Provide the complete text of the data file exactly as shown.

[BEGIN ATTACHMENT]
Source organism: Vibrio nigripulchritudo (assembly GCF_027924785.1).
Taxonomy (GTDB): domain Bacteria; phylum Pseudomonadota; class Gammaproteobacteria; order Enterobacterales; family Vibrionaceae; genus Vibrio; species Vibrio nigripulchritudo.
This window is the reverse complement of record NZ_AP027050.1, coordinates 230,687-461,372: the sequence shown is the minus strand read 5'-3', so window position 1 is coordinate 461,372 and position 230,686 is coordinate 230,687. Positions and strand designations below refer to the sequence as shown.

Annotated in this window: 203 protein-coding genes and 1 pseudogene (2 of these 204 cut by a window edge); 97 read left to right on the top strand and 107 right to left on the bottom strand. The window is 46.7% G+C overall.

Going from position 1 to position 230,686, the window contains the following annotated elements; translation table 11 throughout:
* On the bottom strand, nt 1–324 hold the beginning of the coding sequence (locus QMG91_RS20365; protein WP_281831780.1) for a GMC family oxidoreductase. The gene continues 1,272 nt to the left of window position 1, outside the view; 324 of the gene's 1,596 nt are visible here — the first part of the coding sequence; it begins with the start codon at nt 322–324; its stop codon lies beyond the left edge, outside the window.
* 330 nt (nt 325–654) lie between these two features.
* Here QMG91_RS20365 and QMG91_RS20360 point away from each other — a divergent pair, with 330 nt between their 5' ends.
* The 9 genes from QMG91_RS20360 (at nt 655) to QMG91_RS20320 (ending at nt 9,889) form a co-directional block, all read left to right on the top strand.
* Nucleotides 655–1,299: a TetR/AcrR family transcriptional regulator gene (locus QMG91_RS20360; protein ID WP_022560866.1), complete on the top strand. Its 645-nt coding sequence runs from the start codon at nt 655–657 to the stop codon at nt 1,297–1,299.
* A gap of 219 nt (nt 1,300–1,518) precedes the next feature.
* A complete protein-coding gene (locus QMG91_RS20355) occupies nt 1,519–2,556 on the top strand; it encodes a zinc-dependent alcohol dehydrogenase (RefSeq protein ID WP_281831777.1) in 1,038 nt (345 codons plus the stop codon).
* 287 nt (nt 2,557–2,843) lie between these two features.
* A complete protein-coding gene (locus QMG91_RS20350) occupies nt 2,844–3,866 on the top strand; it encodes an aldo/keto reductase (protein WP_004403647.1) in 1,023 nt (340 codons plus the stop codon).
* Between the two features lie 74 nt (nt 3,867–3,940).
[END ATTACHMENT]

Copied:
Source organism: Vibrio nigripulchritudo (assembly GCF_027924785.1).
Taxonomy (GTDB): domain Bacteria; phylum Pseudomonadota; class Gammaproteobacteria; order Enterobacterales; family Vibrionaceae; genus Vibrio; species Vibrio nigripulchritudo.
This window is the reverse complement of record NZ_AP027050.1, coordinates 230,687-461,372: the sequence shown is the minus strand read 5'-3', so window position 1 is coordinate 461,372 and position 230,686 is coordinate 230,687. Positions and strand designations below refer to the sequence as shown.

Annotated in this window: 203 protein-coding genes and 1 pseudogene (2 of these 204 cut by a window edge); 97 read left to right on the top strand and 107 right to left on the bottom strand. The window is 46.7% G+C overall.

Going from position 1 to position 230,686, the window contains the following annotated elements; translation table 11 throughout:
* On the bottom strand, nt 1–324 hold the beginning of the coding sequence (locus QMG91_RS20365; protein WP_281831780.1) for a GMC family oxidoreductase. The gene continues 1,272 nt to the left of window position 1, outside the view; 324 of the gene's 1,596 nt are visible here — the first part of the coding sequence; it begins with the start codon at nt 322–324; its stop codon lies beyond the left edge, outside the window.
* 330 nt (nt 325–654) lie between these two features.
* Here QMG91_RS20365 and QMG91_RS20360 point away from each other — a divergent pair, with 330 nt between their 5' ends.
* The 9 genes from QMG91_RS20360 (at nt 655) to QMG91_RS20320 (ending at nt 9,889) form a co-directional block, all read left to right on the top strand.
* Nucleotides 655–1,299: a TetR/AcrR family transcriptional regulator gene (locus QMG91_RS20360; protein ID WP_022560866.1), complete on the top strand. Its 645-nt coding sequence runs from the start codon at nt 655–657 to the stop codon at nt 1,297–1,299.
* A gap of 219 nt (nt 1,300–1,518) precedes the next feature.
* A complete protein-coding gene (locus QMG91_RS20355) occupies nt 1,519–2,556 on the top strand; it encodes a zinc-dependent alcohol dehydrogenase (RefSeq protein ID WP_281831777.1) in 1,038 nt (345 codons plus the stop codon).
* 287 nt (nt 2,557–2,843) lie between these two features.
* A complete protein-coding gene (locus QMG91_RS20350) occupies nt 2,844–3,866 on the top strand; it encodes an aldo/keto reductase (protein WP_004403647.1) in 1,023 nt (340 codons plus the stop codon).
* Between the two features lie 74 nt (nt 3,867–3,940).